As for the Clintons, if you were in the Fleet Center and heard “Don’t Stop Thinking About Tomorrow” blasting and watched Clinton take command of the stage and didn’t get a little geeked up…then you probably didn’t vote for him. Love him or hate him, the man is a rockstar. As I rode home tonight, the cabdriver asked me, “Why do you Americans have this rule about not electing a president more than twice? If the people would vote for him, why not let him run? I’d be the first one in line!” He liked Kerry, he told me, but thought Clinton was just on a whole different level. Similarly, the woman from Southie who cut my hair this afternoon said she’d only recently warmed to Kerry after listening to him instead of the Bush/Cheney commercials about him. But she loved Clinton.

Will Clinton overshadow Kerry? Who cares? He has a way of talking about Democratic principles that reminds people why they’re proud to be Democrats.

Even Andrew Sullivan said,

Clinton was magnificent…If the constitution didn’t prevent it, the man would still be president. After last night’s speech, you can see why.

I too can get a little wound up over “Don’t Stop Thinking About Tomorrow,” but I think that Clinton has been a disaster for the Democrats and for the nation. The sooner we purge ourselves of our nostalgia for the man and his policies — the sooner we free ourselves of his relentlessly seductive cooing that causes us to overlook the terrifying grip that his dead hand has on our wrist like we were some collective Paula Jones — the sooner we can get on to rebuilding our crippled party.

Of the disaster that was the Clinton administration, allow me to make a few examples.

The first Clinton foreign policy team — Les Aspen at the Pentagon, Anthony Lake as National Security Adviser and Warren Christopher as Secretary of State — was the most abysmal that I can think of. The Carter administration, widely considered to have had one of the weakest foreign policies in the post war era, looks like a team of super stars next to the Clinton line up. Why the Democrats continue to roll that Nosferatu, Warren Christopher, out of his coffin is beyond me. For losing the 2000 Florida recount battle — especially the part of in that was in the mind of the public — Christopher should be forever struck from the Democrat rolls. It is often said that the Democrats kill their wounded. If only.

This team did not just lack imagination and will, they put their vacuousness to work.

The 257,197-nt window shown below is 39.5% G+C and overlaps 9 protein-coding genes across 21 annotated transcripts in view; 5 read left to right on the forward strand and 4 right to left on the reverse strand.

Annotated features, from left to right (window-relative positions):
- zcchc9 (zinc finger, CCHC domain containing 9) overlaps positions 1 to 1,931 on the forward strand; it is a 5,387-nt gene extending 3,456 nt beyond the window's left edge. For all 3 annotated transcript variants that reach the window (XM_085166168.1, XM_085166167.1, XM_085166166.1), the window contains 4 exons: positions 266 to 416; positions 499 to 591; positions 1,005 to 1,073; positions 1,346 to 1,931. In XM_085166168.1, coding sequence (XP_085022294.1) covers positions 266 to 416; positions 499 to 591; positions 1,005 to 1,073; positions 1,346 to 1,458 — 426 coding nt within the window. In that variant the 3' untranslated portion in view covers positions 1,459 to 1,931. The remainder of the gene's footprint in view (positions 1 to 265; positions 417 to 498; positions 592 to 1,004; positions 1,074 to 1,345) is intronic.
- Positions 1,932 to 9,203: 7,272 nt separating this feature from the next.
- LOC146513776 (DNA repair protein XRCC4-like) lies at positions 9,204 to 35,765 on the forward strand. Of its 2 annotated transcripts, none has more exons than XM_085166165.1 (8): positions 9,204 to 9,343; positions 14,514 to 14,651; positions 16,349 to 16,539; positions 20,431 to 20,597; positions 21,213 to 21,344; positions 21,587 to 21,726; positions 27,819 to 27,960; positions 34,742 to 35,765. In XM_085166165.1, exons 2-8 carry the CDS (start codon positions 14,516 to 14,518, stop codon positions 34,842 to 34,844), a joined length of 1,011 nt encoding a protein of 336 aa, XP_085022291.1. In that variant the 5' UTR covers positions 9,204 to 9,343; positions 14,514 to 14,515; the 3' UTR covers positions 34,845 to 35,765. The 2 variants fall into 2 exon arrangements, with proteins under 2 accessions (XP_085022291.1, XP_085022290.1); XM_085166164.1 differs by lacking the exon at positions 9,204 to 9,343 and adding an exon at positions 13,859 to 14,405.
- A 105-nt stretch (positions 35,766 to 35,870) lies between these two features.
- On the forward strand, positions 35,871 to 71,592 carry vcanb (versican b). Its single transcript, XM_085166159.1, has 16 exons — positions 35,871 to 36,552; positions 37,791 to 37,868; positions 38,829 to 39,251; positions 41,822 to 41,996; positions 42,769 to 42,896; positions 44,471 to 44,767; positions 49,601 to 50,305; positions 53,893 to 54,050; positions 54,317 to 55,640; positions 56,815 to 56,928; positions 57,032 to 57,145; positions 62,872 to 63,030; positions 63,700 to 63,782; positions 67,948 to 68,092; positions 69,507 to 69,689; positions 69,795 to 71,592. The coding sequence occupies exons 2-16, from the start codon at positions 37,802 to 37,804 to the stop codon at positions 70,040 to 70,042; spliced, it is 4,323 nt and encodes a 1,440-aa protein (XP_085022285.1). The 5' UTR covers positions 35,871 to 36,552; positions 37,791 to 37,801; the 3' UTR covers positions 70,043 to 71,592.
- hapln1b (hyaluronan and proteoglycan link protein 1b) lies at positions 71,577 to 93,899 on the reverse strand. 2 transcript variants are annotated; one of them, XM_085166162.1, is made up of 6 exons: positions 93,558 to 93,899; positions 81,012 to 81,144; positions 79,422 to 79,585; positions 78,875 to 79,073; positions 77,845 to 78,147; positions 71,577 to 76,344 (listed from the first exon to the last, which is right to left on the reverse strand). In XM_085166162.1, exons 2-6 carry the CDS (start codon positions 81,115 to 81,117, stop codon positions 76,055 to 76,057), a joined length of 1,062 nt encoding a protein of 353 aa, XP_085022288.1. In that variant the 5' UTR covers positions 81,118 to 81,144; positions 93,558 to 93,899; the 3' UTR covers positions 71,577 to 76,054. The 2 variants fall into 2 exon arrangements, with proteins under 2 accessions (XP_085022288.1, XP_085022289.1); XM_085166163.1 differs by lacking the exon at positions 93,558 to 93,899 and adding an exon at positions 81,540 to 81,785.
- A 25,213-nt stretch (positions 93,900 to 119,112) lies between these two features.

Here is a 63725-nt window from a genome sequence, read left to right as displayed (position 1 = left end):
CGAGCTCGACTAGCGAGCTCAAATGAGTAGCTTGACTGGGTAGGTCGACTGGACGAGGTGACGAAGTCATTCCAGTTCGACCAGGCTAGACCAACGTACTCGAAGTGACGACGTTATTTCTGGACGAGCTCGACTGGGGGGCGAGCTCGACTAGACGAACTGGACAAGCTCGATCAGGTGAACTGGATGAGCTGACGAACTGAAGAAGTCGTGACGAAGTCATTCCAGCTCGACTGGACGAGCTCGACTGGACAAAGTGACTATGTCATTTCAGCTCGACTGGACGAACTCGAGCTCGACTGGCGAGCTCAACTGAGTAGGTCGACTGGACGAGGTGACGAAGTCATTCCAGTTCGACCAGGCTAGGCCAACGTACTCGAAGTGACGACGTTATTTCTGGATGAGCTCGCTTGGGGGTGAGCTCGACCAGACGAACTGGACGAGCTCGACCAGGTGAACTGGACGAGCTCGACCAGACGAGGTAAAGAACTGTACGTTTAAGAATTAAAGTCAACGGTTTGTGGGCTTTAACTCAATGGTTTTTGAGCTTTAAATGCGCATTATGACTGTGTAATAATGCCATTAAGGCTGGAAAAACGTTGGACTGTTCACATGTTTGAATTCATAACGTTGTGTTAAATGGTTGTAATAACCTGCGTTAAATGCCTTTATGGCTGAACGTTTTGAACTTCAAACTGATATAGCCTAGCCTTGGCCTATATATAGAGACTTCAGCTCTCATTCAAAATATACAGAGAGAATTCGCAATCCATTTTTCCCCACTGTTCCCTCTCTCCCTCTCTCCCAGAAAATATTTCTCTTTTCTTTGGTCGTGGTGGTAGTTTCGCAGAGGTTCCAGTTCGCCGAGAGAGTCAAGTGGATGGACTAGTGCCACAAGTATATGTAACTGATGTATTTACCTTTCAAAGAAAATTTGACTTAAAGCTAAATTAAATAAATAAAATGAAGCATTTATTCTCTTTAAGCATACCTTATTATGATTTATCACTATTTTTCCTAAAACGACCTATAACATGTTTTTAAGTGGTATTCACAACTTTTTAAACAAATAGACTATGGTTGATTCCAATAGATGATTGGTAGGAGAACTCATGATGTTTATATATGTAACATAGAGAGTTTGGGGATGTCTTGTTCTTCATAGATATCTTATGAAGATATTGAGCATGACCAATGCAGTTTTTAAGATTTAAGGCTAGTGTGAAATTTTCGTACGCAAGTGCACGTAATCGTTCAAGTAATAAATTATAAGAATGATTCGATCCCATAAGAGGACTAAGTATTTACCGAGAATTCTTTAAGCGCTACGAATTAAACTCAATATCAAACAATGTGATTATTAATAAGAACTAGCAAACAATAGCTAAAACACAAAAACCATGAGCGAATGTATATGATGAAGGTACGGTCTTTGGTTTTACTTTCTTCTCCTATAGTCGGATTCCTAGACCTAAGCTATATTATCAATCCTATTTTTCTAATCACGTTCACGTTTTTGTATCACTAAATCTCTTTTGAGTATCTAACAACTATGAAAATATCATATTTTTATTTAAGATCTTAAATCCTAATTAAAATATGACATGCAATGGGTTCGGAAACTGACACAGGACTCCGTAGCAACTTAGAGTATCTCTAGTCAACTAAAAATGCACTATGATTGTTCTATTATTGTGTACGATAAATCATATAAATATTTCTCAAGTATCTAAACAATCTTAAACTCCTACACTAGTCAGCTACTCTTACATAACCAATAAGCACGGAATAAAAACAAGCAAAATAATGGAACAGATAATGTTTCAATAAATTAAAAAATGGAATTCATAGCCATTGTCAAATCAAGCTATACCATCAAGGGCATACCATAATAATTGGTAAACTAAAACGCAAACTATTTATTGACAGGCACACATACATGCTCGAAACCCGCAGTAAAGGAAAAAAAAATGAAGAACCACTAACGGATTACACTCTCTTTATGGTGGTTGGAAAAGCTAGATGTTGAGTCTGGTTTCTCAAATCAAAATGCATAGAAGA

When Powell went over the head of the President-elect to write an editorial in The New York Times against intervention in Bosnia and to deliver a graduation speech at the Naval Academy encouraging officers to resign in protest of homosexual integration, arguably acts of gross insubordination warranting a dishonorable discharge, Clinton continued to woo him to accept an administration appointment, hoping to glom some of Powell’s bonifieds to himself (Christopher Hitchens, Powell’s Secret Coup, The Nation, 4 January 2001).

Of course they still didn’t like him enough to heed his councils on military-political relations. Rather than follow the advice of Powell, hitherto one of the most skillful bureaucratic players in D.C., and dodge the issue of homosexuals in the military for a cooling off period, the administration pushed ahead hoping for a quick delivery on a campaign promise. But they had neither the will to simply order it, like Truman did with racial desegregation in the military, nor the Washington experience to maneuver it to victory. So they ended up with “don’t ask, don’t tell,” a compromise that permanently pissed of what is alternately the most dangerous but useful bureaucracy in the world, the Department of Defense, and has, ten years later, left homosexuals in uniform not one iota better off.

In Somalia, a humanitarian operation began while the first Bush was still pumped up on his victory in Iraq and allowed “mission creep” under Colin Powell, the Clinton administration didn’t send any heavy armor because it didn’t want to appear to be escalating the conflict, even while it did just that with soldiers’ missions. Too scared to face the public with either an abandonment of the mission or an escalation, Clintonian triangulation came to a deadly climax in Mogadishu. Despite poles showing Americans willing to sustain still higher levels of casualties than those taken in Mogadishu for the humanitarian cause, the administration withdrew from Somalia anyway, giving Osama bin Laden an example to point to when arguing that the West was decadent and would crumble with a single blow.